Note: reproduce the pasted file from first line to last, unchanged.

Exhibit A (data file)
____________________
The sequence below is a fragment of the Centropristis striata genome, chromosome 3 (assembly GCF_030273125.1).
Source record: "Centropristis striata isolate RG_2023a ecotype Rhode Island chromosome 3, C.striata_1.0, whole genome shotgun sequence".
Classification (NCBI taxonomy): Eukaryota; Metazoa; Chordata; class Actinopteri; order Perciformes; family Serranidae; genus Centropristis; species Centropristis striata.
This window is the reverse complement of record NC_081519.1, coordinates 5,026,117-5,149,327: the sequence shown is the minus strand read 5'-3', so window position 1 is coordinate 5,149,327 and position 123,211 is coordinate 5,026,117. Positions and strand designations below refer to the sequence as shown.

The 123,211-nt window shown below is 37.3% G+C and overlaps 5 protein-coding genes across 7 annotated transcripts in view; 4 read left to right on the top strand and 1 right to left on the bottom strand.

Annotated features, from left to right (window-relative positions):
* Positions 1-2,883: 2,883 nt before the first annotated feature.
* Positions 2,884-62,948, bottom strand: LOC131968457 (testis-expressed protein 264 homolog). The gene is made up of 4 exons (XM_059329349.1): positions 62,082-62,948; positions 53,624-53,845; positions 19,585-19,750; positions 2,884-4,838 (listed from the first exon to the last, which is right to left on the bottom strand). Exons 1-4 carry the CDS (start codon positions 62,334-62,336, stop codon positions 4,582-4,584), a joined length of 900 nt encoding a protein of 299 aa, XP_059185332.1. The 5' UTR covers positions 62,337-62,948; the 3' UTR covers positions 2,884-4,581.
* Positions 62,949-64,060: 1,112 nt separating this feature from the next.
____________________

The sequence below is a fragment of the Centropristis striata genome, chromosome 3 (assembly GCF_030273125.1).
Source record: "Centropristis striata isolate RG_2023a ecotype Rhode Island chromosome 3, C.striata_1.0, whole genome shotgun sequence".
Classification (NCBI taxonomy): Eukaryota; Metazoa; Chordata; class Actinopteri; order Perciformes; family Serranidae; genus Centropristis; species Centropristis striata.
This window is the reverse complement of record NC_081519.1, coordinates 5,026,117-5,149,327: the sequence shown is the minus strand read 5'-3', so window position 1 is coordinate 5,149,327 and position 123,211 is coordinate 5,026,117. Positions and strand designations below refer to the sequence as shown.

The 123,211-nt window shown below is 37.3% G+C and overlaps 5 protein-coding genes across 7 annotated transcripts in view; 4 read left to right on the top strand and 1 right to left on the bottom strand.

Annotated features, from left to right (window-relative positions):
* Positions 1-2,883: 2,883 nt before the first annotated feature.
* Positions 2,884-62,948, bottom strand: LOC131968457 (testis-expressed protein 264 homolog). The gene is made up of 4 exons (XM_059329349.1): positions 62,082-62,948; positions 53,624-53,845; positions 19,585-19,750; positions 2,884-4,838 (listed from the first exon to the last, which is right to left on the bottom strand). Exons 1-4 carry the CDS (start codon positions 62,334-62,336, stop codon positions 4,582-4,584), a joined length of 900 nt encoding a protein of 299 aa, XP_059185332.1. The 5' UTR covers positions 62,337-62,948; the 3' UTR covers positions 2,884-4,581.
* Positions 62,949-64,060: 1,112 nt separating this feature from the next.